Night fears would begin. The old floorboards would creak, the pull up blind would rattle, she would be sure she could hear someone coming for her. Sometimes she would nearly pass out holding her breath. She’d call to her sister sleeping in the bed on the other side of the room.

“I’m scared! Someone’s on the veranda.” Angrily her sister would insist, “Go to sleep, Annie. You’re always sure there’s someone there. Shut up and let me sleep.” Annie would persist in her pleas.

“Let me sleep in your bed. I’m scared.” Heather, her eldest sister, would give in eventually, knowing this could go on for hours unless Annie got her way.

“Alright then, but only at the bottom of the bed.”

By now Annie would be totally convinced he was in the room, listening, and going to grab her. She’d drop out of the bed onto the carpet, and slither across the floor like a snake and slide quickly into Heather’s bed.

“Now shut up,” Heather would cry.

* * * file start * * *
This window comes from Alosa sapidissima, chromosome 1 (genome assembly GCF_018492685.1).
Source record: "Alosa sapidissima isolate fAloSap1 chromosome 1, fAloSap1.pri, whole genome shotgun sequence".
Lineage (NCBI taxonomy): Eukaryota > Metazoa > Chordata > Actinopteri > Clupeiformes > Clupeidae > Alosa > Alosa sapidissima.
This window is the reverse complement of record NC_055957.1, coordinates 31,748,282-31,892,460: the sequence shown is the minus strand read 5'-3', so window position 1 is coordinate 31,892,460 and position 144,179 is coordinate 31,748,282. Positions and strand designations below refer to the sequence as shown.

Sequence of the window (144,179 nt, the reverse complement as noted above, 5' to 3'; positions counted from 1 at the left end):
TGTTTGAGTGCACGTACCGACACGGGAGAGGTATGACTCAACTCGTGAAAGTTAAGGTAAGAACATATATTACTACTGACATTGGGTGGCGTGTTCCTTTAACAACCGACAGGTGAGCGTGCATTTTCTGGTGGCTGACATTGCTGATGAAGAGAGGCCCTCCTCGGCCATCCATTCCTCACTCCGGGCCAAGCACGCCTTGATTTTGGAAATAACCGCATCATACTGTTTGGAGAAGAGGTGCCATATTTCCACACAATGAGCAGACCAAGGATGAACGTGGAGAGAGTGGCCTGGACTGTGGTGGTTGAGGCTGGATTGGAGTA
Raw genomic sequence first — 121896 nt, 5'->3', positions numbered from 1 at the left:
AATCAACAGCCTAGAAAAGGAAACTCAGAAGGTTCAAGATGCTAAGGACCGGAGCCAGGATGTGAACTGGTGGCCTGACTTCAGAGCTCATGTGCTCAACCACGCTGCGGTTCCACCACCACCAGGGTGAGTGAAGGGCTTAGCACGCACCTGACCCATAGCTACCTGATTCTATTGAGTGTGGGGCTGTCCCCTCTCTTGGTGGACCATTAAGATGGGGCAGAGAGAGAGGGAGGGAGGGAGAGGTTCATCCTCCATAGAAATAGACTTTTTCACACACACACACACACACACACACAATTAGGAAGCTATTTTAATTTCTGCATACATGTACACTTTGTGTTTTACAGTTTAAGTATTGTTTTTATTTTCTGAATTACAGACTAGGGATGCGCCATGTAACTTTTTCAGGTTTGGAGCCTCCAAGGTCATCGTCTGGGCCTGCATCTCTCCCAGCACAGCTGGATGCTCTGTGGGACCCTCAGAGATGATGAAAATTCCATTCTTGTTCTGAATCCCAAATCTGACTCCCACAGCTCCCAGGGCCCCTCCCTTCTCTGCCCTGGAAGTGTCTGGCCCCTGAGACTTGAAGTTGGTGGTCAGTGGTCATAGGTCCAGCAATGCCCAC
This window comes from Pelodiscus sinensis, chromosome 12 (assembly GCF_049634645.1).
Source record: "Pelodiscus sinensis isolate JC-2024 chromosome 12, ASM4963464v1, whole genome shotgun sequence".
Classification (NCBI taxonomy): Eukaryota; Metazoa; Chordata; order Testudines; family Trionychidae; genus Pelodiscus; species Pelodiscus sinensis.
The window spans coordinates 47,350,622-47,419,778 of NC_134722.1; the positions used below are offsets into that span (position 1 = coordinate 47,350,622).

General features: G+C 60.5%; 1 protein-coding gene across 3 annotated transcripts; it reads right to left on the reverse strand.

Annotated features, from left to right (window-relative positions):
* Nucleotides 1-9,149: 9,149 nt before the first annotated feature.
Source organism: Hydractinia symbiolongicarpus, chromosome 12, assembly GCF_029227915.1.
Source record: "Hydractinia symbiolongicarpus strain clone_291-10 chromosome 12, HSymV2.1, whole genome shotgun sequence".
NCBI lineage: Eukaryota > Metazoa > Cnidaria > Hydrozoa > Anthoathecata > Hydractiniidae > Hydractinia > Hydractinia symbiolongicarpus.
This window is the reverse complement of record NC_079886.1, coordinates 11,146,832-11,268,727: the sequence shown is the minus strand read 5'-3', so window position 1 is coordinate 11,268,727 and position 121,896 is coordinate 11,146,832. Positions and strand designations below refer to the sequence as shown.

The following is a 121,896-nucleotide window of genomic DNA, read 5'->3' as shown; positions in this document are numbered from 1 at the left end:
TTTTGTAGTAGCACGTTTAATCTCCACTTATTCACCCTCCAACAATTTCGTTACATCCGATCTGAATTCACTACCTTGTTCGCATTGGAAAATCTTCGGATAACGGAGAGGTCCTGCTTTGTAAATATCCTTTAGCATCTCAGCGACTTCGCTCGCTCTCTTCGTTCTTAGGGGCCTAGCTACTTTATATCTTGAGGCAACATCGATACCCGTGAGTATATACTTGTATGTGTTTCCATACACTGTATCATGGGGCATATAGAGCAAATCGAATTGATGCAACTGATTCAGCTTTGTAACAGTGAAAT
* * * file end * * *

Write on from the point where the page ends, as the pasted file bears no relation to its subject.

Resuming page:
Secure now, Annie would sleep, knowing her mother would find out in the morning that she’d been terrified once again by Night Fears.

Her mother would try. She would turn on lights the next night to show that everything was the same by day as by night. Only the sun had set. But it wasn’t so. She knew.


Now she was a mother herself. An old mother whose time had been and gone. She’d raised three children, loved grandchildren and lived what most considered a happy life. In their golden years, Carl and her had retired to Mandurah, and bought an old fibro house in the seaside area at Falcon. It was a holiday home changed to residential, and Annie and Carl finished it off. Carl painted and fixed rough carpentry until the place took on a new appearance, then Annie put in her homely touch.

She loved arts and crafts, so cross-stitch and long-stitch decorated the walls, photos were highlighted on one wall in the television room at the rear of the house. Everywhere through the house were favourite treasures either given as gifts or found at garage sales. People settled into the house as if it was their own and seemed to relax immediately. Adults and children alike loved wandering through looking at things, touching pottery pieces from the local ‘House of Dunnies’, admiring the art gallery feel of the house.